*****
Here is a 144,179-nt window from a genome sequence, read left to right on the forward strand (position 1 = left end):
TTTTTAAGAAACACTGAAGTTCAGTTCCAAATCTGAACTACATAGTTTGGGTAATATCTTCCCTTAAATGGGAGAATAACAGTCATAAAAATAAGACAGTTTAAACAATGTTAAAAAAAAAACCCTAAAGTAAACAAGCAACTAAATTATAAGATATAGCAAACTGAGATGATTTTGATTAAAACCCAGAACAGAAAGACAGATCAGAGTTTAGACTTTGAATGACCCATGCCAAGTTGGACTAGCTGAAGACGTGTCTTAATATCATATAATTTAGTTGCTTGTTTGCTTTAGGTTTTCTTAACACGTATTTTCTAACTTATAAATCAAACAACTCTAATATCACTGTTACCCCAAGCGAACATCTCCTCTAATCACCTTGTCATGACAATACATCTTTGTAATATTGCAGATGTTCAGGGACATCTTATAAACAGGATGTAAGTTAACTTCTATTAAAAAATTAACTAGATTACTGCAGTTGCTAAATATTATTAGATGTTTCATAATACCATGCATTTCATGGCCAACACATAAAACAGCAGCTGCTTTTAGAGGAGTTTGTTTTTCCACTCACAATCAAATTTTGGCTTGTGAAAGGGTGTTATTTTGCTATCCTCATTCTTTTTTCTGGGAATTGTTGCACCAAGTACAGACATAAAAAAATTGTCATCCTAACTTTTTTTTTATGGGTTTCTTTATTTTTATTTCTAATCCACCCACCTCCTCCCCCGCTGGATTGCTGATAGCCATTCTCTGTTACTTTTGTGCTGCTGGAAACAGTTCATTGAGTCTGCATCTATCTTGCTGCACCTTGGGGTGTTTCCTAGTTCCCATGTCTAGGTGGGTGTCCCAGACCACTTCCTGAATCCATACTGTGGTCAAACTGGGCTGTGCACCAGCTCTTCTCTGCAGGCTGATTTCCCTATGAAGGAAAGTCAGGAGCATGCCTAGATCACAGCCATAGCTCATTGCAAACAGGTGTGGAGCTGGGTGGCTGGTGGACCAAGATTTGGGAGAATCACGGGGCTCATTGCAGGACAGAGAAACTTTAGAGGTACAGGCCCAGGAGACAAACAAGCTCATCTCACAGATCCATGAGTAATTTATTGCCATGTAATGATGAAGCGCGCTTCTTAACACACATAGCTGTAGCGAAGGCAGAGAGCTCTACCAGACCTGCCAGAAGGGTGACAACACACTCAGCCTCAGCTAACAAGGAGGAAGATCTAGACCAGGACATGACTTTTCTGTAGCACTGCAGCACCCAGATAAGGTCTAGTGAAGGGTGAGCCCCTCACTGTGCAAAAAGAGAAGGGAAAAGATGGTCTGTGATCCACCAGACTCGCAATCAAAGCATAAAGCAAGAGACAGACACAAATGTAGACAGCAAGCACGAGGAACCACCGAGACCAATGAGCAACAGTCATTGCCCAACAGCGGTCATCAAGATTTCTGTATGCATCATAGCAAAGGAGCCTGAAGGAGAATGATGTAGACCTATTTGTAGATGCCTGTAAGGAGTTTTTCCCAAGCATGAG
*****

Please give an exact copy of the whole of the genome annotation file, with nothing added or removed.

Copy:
Here is a 144,179-nt window from a genome sequence, read left to right on the forward strand (position 1 = left end):
TTTTTAAGAAACACTGAAGTTCAGTTCCAAATCTGAACTACATAGTTTGGGTAATATCTTCCCTTAAATGGGAGAATAACAGTCATAAAAATAAGACAGTTTAAACAATGTTAAAAAAAAAACCCTAAAGTAAACAAGCAACTAAATTATAAGATATAGCAAACTGAGATGATTTTGATTAAAACCCAGAACAGAAAGACAGATCAGAGTTTAGACTTTGAATGACCCATGCCAAGTTGGACTAGCTGAAGACGTGTCTTAATATCATATAATTTAGTTGCTTGTTTGCTTTAGGTTTTCTTAACACGTATTTTCTAACTTATAAATCAAACAACTCTAATATCACTGTTACCCCAAGCGAACATCTCCTCTAATCACCTTGTCATGACAATACATCTTTGTAATATTGCAGATGTTCAGGGACATCTTATAAACAGGATGTAAGTTAACTTCTATTAAAAAATTAACTAGATTACTGCAGTTGCTAAATATTATTAGATGTTTCATAATACCATGCATTTCATGGCCAACACATAAAACAGCAGCTGCTTTTAGAGGAGTTTGTTTTTCCACTCACAATCAAATTTTGGCTTGTGAAAGGGTGTTATTTTGCTATCCTCATTCTTTTTTCTGGGAATTGTTGCACCAAGTACAGACATAAAAAAATTGTCATCCTAACTTTTTTTTTATGGGTTTCTTTATTTTTATTTCTAATCCACCCACCTCCTCCCCCGCTGGATTGCTGATAGCCATTCTCTGTTACTTTTGTGCTGCTGGAAACAGTTCATTGAGTCTGCATCTATCTTGCTGCACCTTGGGGTGTTTCCTAGTTCCCATGTCTAGGTGGGTGTCCCAGACCACTTCCTGAATCCATACTGTGGTCAAACTGGGCTGTGCACCAGCTCTTCTCTGCAGGCTGATTTCCCTATGAAGGAAAGTCAGGAGCATGCCTAGATCACAGCCATAGCTCATTGCAAACAGGTGTGGAGCTGGGTGGCTGGTGGACCAAGATTTGGGAGAATCACGGGGCTCATTGCAGGACAGAGAAACTTTAGAGGTACAGGCCCAGGAGACAAACAAGCTCATCTCACAGATCCATGAGTAATTTATTGCCATGTAATGATGAAGCGCGCTTCTTAACACACATAGCTGTAGCGAAGGCAGAGAGCTCTACCAGACCTGCCAGAAGGGTGACAACACACTCAGCCTCAGCTAACAAGGAGGAAGATCTAGACCAGGACATGACTTTTCTGTAGCACTGCAGCACCCAGATAAGGTCTAGTGAAGGGTGAGCCCCTCACTGTGCAAAAAGAGAAGGGAAAAGATGGTCTGTGATCCACCAGACTCGCAATCAAAGCATAAAGCAAGAGACAGACACAAATGTAGACAGCAAGCACGAGGAACCACCGAGACCAATGAGCAACAGTCATTGCCCAACAGCGGTCATCAAGATTTCTGTATGCATCATAGCAAAGGAGCCTGAAGGAGAATGATGTAGACCTATTTGTAGATGCCTGTAAGGAGTTTTTCCCAAGCATGAG